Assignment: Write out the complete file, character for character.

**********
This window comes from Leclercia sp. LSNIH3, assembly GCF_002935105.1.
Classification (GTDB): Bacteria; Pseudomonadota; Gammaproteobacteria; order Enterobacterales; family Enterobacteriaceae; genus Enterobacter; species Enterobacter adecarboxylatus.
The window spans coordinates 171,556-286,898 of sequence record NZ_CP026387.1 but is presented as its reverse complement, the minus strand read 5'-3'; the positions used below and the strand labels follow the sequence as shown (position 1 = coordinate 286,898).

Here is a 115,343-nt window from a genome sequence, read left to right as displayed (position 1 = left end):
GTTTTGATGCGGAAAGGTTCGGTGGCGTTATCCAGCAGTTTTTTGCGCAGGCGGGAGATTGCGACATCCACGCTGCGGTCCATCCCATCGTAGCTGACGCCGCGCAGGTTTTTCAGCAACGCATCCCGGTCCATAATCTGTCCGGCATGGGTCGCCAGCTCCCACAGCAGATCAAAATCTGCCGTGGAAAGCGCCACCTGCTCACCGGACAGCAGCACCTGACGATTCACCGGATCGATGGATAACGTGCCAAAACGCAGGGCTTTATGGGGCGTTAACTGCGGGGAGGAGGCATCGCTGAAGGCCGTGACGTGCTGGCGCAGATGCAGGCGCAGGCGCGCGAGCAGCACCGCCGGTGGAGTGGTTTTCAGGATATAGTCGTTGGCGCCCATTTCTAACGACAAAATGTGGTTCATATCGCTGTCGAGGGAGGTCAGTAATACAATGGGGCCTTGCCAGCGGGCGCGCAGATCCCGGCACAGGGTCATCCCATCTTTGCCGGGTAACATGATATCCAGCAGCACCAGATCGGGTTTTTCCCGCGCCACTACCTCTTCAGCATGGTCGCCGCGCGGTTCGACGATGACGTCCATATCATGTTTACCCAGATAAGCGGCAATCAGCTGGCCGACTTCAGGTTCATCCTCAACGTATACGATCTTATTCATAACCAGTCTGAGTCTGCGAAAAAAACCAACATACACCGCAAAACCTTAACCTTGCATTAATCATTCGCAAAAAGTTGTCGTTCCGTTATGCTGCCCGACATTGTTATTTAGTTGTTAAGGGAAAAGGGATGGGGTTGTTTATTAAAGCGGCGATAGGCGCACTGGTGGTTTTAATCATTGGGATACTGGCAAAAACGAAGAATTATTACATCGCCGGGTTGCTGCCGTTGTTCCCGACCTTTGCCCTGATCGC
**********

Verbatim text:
This window comes from Leclercia sp. LSNIH3, assembly GCF_002935105.1.
Classification (GTDB): Bacteria; Pseudomonadota; Gammaproteobacteria; order Enterobacterales; family Enterobacteriaceae; genus Enterobacter; species Enterobacter adecarboxylatus.
The window spans coordinates 171,556-286,898 of sequence record NZ_CP026387.1 but is presented as its reverse complement, the minus strand read 5'-3'; the positions used below and the strand labels follow the sequence as shown (position 1 = coordinate 286,898).

Here is a 115,343-nt window from a genome sequence, read left to right as displayed (position 1 = left end):
GTTTTGATGCGGAAAGGTTCGGTGGCGTTATCCAGCAGTTTTTTGCGCAGGCGGGAGATTGCGACATCCACGCTGCGGTCCATCCCATCGTAGCTGACGCCGCGCAGGTTTTTCAGCAACGCATCCCGGTCCATAATCTGTCCGGCATGGGTCGCCAGCTCCCACAGCAGATCAAAATCTGCCGTGGAAAGCGCCACCTGCTCACCGGACAGCAGCACCTGACGATTCACCGGATCGATGGATAACGTGCCAAAACGCAGGGCTTTATGGGGCGTTAACTGCGGGGAGGAGGCATCGCTGAAGGCCGTGACGTGCTGGCGCAGATGCAGGCGCAGGCGCGCGAGCAGCACCGCCGGTGGAGTGGTTTTCAGGATATAGTCGTTGGCGCCCATTTCTAACGACAAAATGTGGTTCATATCGCTGTCGAGGGAGGTCAGTAATACAATGGGGCCTTGCCAGCGGGCGCGCAGATCCCGGCACAGGGTCATCCCATCTTTGCCGGGTAACATGATATCCAGCAGCACCAGATCGGGTTTTTCCCGCGCCACTACCTCTTCAGCATGGTCGCCGCGCGGTTCGACGATGACGTCCATATCATGTTTACCCAGATAAGCGGCAATCAGCTGGCCGACTTCAGGTTCATCCTCAACGTATACGATCTTATTCATAACCAGTCTGAGTCTGCGAAAAAAACCAACATACACCGCAAAACCTTAACCTTGCATTAATCATTCGCAAAAAGTTGTCGTTCCGTTATGCTGCCCGACATTGTTATTTAGTTGTTAAGGGAAAAGGGATGGGGTTGTTTATTAAAGCGGCGATAGGCGCACTGGTGGTTTTAATCATTGGGATACTGGCAAAAACGAAGAATTATTACATCGCCGGGTTGCTGCCGTTGTTCCCGACCTTTGCCCTGATCGC